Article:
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When soccer was an American afterthought

When soccer was an American afterthought
When soccer was an American afterthought


This is an edition of Time-Travel Thursdays, a journey through The Atlantic’s archives to contextualize the present and surface delightful treasures. Sign up here.

In 1979, Penny Pinkham wrote an article for The Atlantic titled “Sportspeak,” a brief overview that provided readers—specifically those who might be novices to the landscape of professional sports in America—with the necessary context and lingo to fake their way through dinner-party conversations. Rather than writing would-be entries for Encyclopedia Britannica, however, Pinkham took a slightly more unorthodox approach.

Excerpts include:

Baseball players wear tight-fitting uniforms in stretch fabrics and they often display bulging paunches along with the bulging cheeks. They spit a lot and spend a lot of time in the clubhouse playing cards.

Football players are called Bill or Steve, with a sprinkling of Bubbas. Their coaches are called Chuck.

Most basketball players went to college at UCLA or North Carolina, except for those over 6’10” whose first and last names begin with the same letter, who are allowed to come to play directly out of high school. Many basketball players have big round beds and long fur coats.

Pinkham also commented on hockey, tennis, golf, auto racing, and the Olympics, giving each sport a few paragraphs—each, that is, except soccer. For Pinkney, soccer warranted a single sentence: “You do not need to know anything about soccer yet, although you should be able to pronounce Pelé (Peh-lay).”

Such a brief allusion to what is now the most popular sport in the world may initially leave some contemporary readers miffed (me, I am the contemporary reader). But 45 years ago, soccer in the United States was nowhere near as beloved as it is today. Interest among Americans was spreading, to be sure, but relative to the other major sports, soccer was an afterthought.

Still, Pinkham’s single sentence is revealing in that it points to the fact that even casual sports fans who may not have known much about soccer in the late 1970s would (or should) have known about Pelé.

Midway through the 1975 season, Pelé—winner of three World Cups, scorer of more than 1,200 career goals, by then known by many as the greatest player to ever set foot on a soccer field—came out of retirement to join the New York Cosmos of the North American Soccer League (NASL).

“At that time, I had a lot of proposals to go to play in Europe, England, Italy, Spain, Mexico, but I said no. After 18 years, I want to rest because I’m going to retire,” Pelé said in an interview with CNN in 2011. “Then appeared the proposal to go to New York because they want to make soccer big in the United States. That was the reason … then I start my mission.”

In the season prior to Pelé’s arrival, the largest attendance at a New York Cosmos home game was about 8,000 people. In his final season, in 1977, the average attendance was more than 42,000 people for home games, including three instances in which there were crowds of more than 70,000. The Cosmos won the NASL championship in 1977, and Pelé was selected as an NASL all-star in each of his three seasons.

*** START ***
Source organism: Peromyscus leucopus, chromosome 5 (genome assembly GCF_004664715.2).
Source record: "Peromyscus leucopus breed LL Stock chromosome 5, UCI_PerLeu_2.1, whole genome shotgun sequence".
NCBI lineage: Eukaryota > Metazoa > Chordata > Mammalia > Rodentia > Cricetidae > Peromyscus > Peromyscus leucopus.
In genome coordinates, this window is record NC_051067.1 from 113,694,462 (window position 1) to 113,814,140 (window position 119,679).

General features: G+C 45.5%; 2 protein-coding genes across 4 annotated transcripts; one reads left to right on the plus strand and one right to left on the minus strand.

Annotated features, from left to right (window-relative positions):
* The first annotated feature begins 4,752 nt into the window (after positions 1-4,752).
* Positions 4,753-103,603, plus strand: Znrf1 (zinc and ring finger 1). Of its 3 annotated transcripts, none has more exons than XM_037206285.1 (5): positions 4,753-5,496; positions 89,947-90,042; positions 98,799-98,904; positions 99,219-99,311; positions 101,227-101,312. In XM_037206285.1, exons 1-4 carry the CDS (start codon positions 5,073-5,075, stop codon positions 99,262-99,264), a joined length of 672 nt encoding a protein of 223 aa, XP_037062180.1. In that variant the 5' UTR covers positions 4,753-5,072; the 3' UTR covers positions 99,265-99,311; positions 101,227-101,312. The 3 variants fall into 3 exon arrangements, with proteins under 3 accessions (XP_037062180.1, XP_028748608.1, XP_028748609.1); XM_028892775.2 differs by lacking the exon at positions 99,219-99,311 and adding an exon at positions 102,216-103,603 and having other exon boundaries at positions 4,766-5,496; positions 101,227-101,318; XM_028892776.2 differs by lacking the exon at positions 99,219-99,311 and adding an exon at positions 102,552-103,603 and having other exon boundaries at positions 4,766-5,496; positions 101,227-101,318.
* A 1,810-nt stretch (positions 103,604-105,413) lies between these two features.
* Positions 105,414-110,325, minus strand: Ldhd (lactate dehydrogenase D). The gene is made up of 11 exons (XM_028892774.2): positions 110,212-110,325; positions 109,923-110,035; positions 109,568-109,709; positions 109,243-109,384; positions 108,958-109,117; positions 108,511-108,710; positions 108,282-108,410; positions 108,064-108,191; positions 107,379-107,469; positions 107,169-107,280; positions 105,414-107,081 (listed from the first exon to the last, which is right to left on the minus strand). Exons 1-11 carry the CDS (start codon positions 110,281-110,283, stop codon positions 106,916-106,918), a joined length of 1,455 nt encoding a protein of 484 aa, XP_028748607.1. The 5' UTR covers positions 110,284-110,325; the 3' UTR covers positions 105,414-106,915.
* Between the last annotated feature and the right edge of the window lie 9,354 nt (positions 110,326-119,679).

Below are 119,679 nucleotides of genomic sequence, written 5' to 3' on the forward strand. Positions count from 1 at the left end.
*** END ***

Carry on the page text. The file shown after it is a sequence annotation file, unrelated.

Although the NASL eventually folded in 1984, it laid the groundwork for today’s Major League Soccer, which formed in 1993. The league has followed a similar model of bringing in global superstars such as David Beckham, Thierry Henry, Wayne Rooney, Zlatan Ibrahimović, Gareth Bale, and Kaká. None of this would have been possible without Pelé.

The landscape of American soccer looks very different today. Earlier this week, I dropped my first-grade son off at school wearing his Paris Saint-Germain Kylian Mbappé jersey, and he ran straight to his friend, who was wearing an Inter Miami Lionel Messi jersey. Behind them, a kindergartener walked through the school entrance wearing a Manchester City Erling Haaland jersey. The global game has penetrated the consciousness of American children and adults in ways rarely before seen in our country, and it shows no sign of slowing down, especially with the World Cup being hosted in North America in 2026.

The proliferation of streaming and social media has made it possible to watch almost any game in the world at any moment. With YouTube, fans have instant access to the highlights of games from half a century ago. My son has personally committed to watching highlights of every goal scored in every World Cup as far back as YouTube will take him. Most recently, he watched the highlights of the 1958 World Cup, where a skinny, little-known 17-year-old from Brazil lit up the tournament by scoring six goals, including two in the World Cup final. His name was Pelé. Or, shall we say, “Peh-lay.”


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